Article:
Eventually we arrived at the entrance to Castillo de San Felipe de Lara . The entrance fee was 75Q. They didn't take card payment, and Helen only has US dollars as cash, which they wouldn't take either. Fortunately I had enough cash to cover both of us.
We first walked through a cemetary. Now you can call me wierd but I do like a good cemetary, Paris and Bordeaux spring to mind. But this was a very different kind to what we have at home. We usually bury the dead in a coffin, six feet under the ground. Here they were entombed in pastel hued sarcophagi, above ground, stacked on top of each other if needed. It certainly made for a more colourful cemetary, that's for sure.
After the cemetary we walked down to the river towards the castle. Coming from Wales, a land of castles, Castillo San Felipe was a lot smaller than I was expecting. A fort would have been a better description. But size isn't everything. It was perfectly restored. I'm sure it looked as good today as it did the day it was built. A sign dated it as 1651 and described it as Castillo de San Felipe del Golfo.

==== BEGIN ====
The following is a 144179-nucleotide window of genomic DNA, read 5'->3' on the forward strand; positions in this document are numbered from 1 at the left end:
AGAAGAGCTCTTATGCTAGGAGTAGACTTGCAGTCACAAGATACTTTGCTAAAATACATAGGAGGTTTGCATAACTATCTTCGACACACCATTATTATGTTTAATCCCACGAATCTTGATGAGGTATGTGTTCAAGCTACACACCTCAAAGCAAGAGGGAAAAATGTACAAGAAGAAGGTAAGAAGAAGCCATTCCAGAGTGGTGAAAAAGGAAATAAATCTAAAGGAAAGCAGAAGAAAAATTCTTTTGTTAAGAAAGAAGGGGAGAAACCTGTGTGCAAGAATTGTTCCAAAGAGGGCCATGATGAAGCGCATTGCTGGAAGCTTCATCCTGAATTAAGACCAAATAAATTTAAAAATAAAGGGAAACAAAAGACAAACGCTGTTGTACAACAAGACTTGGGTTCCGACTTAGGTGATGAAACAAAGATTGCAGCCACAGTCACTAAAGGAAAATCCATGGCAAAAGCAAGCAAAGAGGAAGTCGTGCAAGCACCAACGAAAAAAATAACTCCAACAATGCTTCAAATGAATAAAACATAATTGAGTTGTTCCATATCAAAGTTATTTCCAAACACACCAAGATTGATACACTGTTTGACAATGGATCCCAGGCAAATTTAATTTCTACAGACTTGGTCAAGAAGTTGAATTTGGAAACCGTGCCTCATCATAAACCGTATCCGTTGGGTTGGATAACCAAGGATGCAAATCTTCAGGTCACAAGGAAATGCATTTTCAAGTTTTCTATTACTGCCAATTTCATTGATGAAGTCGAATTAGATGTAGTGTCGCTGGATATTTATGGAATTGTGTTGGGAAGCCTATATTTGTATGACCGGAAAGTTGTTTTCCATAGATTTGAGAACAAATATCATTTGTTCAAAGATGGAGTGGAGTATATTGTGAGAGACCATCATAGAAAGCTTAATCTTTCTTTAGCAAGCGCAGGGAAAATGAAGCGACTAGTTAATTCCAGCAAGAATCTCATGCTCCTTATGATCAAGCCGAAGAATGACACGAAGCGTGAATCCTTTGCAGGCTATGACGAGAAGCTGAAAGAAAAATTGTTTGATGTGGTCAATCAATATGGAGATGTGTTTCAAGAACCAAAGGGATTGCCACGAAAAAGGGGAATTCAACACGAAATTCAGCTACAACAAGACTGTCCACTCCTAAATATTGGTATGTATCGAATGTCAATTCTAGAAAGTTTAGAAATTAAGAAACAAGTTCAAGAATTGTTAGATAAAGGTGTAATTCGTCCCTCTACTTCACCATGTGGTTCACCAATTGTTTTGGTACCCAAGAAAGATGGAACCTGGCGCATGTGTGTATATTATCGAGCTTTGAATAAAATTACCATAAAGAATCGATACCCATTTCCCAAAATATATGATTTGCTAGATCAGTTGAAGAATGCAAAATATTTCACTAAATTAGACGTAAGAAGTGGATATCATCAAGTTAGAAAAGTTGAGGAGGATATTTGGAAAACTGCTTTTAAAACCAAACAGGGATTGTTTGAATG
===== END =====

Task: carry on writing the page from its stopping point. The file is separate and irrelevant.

We walked over the drawbridge where our tickets were checked by a peculiar man who on discovering I was from Wales said "Ah,Vales. There are some people in Vales, who speak Greek, no?" I was thrown by his comment and just stared at him blankly not really knowing what to say.
"This I know to be true" he said "I speak Greek"
I knew a Greek guy called Giorgios who use to run the Greek Taverna in Bangor but that was the only Grecian I knew in Wales.